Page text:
Primark finance boss John Bason has ruled out widespread expansion in retail parks despite the success of its Milton Keynes debut.

The value retailer opened its first retail park store at MK1 Shopping Park in December which Bason insisted had traded “really, really well”. However he insisted its focus will be prime locations with lots of passing traffic.

Bason said: “I don’t think big sheds on its own is where Primark will go. We always like places where people get on buses and trains to.”

The retailer, which opened 15 stores in its first half, will hit the expansion trail again in the first half of next year, focusing on Germany and Iberia, where Bason said there was more opportunity in terms of property.

However, he said he still expected to expand in the UK as there are still some key cities in which it has no presence.

Despite Primark supply chain director Martin White issuing a rallying cry to the supply chain industry earlier this month to device an online model which could stack up for the value retailer, Bason insisted that it had no immediate plans to launch a transactional site. He also ruled out selling wholesale online via sites such as Asos.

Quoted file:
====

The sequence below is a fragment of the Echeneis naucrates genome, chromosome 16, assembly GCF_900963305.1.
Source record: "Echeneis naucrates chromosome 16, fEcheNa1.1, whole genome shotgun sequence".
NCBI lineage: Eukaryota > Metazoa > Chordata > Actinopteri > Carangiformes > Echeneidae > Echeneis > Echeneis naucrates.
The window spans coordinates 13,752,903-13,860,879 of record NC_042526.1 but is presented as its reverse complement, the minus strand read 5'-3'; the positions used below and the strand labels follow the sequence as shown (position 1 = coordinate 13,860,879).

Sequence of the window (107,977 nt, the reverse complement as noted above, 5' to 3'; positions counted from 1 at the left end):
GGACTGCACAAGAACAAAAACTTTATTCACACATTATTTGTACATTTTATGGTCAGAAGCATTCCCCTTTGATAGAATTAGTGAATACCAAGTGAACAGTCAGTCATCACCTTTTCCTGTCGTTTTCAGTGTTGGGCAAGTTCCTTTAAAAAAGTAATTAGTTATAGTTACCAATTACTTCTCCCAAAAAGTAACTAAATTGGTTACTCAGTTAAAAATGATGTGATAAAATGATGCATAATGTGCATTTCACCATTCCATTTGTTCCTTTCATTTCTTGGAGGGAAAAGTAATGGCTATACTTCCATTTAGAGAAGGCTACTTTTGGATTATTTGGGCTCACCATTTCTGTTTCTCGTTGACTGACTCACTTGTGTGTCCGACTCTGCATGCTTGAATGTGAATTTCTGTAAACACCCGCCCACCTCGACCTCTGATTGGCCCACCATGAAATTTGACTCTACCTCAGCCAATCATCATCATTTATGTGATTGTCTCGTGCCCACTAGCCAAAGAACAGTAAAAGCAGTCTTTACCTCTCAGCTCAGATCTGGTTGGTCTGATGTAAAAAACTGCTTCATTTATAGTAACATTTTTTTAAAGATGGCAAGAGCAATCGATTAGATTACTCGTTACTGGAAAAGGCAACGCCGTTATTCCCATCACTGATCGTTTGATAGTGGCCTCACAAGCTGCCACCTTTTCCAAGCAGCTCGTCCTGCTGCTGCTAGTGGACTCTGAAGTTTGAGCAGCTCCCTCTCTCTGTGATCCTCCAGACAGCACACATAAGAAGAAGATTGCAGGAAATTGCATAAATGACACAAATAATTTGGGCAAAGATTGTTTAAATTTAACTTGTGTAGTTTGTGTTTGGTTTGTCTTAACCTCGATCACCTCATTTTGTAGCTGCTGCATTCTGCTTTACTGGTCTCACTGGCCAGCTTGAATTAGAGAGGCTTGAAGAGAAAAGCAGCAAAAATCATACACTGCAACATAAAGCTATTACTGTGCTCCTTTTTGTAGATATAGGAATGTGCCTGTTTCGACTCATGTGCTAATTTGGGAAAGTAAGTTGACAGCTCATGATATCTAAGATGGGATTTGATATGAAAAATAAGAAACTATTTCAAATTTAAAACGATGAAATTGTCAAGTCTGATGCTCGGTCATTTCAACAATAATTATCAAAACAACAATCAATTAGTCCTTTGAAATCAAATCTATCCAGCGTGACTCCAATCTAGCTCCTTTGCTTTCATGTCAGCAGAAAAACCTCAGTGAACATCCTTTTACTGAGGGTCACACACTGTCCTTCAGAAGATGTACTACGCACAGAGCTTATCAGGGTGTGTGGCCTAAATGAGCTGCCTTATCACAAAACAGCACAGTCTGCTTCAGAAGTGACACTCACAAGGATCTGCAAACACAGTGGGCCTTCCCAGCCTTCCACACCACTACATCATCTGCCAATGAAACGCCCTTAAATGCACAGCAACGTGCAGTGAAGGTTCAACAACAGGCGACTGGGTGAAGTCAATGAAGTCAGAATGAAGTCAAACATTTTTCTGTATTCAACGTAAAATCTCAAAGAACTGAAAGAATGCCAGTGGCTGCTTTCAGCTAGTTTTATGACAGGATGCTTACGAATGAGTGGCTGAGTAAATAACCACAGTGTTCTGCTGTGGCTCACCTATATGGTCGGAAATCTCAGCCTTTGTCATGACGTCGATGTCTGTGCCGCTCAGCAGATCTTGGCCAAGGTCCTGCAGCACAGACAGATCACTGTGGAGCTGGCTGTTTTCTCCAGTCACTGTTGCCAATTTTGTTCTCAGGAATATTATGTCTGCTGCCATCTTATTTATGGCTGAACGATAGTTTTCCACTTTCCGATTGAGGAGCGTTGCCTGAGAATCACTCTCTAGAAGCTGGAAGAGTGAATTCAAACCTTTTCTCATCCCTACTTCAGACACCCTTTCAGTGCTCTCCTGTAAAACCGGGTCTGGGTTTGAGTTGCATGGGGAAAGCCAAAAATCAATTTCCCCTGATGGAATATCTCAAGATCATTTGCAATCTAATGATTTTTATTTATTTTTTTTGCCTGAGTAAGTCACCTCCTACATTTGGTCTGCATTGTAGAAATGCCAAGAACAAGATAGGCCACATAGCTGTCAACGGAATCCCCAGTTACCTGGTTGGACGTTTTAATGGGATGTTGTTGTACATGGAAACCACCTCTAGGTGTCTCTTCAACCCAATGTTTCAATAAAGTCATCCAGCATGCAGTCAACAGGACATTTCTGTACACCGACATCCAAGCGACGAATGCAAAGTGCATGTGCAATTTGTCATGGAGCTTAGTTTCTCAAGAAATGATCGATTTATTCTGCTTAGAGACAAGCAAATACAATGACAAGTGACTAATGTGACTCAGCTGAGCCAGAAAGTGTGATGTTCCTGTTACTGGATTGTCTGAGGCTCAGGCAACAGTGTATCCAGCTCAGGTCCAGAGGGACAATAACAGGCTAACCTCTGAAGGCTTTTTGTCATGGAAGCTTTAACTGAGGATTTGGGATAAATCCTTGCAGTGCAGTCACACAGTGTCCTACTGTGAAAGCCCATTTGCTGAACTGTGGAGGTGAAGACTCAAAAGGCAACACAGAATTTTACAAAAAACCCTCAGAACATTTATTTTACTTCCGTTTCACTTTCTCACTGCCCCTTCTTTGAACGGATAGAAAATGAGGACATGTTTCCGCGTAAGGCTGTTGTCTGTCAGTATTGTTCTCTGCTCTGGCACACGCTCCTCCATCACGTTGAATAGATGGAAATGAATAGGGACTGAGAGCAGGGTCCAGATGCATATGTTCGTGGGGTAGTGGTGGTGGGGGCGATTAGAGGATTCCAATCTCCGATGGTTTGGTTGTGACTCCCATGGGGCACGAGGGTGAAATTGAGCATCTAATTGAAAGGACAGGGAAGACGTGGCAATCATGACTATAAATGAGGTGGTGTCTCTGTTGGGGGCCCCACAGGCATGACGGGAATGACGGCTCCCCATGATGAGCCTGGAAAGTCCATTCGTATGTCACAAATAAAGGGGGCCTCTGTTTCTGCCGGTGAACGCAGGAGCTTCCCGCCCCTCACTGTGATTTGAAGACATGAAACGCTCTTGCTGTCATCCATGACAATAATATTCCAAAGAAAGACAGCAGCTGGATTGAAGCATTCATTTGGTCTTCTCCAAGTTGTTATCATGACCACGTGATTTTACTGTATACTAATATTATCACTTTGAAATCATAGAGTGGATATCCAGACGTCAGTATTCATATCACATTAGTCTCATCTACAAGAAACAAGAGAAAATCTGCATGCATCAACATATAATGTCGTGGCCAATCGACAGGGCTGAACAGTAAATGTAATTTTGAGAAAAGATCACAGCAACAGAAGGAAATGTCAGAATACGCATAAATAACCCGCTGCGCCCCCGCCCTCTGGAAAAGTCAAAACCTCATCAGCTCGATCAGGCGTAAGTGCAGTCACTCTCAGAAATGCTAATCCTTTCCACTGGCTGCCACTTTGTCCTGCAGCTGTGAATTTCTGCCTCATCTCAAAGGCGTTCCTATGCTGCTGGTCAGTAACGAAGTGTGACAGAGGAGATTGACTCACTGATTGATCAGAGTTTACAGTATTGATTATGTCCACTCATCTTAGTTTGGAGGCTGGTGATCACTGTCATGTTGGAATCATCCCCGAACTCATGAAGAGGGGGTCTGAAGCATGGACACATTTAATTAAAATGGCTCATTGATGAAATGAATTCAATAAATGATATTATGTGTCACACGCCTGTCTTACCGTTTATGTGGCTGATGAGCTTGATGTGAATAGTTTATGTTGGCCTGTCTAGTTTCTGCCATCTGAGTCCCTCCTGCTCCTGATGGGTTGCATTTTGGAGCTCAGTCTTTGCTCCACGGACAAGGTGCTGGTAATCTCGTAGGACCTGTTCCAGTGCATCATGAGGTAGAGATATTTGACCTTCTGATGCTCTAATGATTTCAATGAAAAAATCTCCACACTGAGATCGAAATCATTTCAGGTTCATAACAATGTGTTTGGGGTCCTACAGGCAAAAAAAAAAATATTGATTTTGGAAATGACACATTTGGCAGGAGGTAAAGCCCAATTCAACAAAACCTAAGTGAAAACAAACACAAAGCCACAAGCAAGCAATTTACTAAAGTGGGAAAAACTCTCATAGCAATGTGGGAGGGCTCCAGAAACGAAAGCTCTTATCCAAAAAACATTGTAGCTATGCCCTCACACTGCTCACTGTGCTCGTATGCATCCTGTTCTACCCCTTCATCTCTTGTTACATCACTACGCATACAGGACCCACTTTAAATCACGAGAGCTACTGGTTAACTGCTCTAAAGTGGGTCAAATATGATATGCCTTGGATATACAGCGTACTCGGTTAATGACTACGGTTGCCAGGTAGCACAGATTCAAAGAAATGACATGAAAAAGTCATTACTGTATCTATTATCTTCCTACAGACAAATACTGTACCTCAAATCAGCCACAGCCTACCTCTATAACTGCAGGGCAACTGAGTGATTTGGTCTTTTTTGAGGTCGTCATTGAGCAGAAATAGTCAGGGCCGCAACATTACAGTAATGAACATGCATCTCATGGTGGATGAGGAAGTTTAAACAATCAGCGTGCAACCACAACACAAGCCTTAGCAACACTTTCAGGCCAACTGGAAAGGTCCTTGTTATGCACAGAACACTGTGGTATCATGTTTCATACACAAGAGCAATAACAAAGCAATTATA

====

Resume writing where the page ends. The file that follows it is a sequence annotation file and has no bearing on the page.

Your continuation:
He also said it had no plans to expand its growing overseas business by entering franchise agreements and said the retailer preferred to “do it ourselves.”

Its overseas expansion will be focused on a few markets where it already has a presence rather than launching in new markets. “We want to grow this business in a sensible way,” he said.

Primark, owned by Associated British Foods, revealed that like-for-likes are expected to soar 7% in its first half to March 2 thanks to weak comparatives and “good trading” over Christmas.

Overall sales were “exceptionally strong” in the first half and are expected to rocket 23% against last year, or 25% up in constant currency.

Primark’s operating profit margin was “much higher” than the comparable period, helped in part my lower cotton prices, which Bason said had a “big impact” on its margins.

House broker Panmure Gordon forecasts first half margins rose by 170 basis points to 11.2%

The retailer expects to gain no further benefit from lower cotton prices in the second half.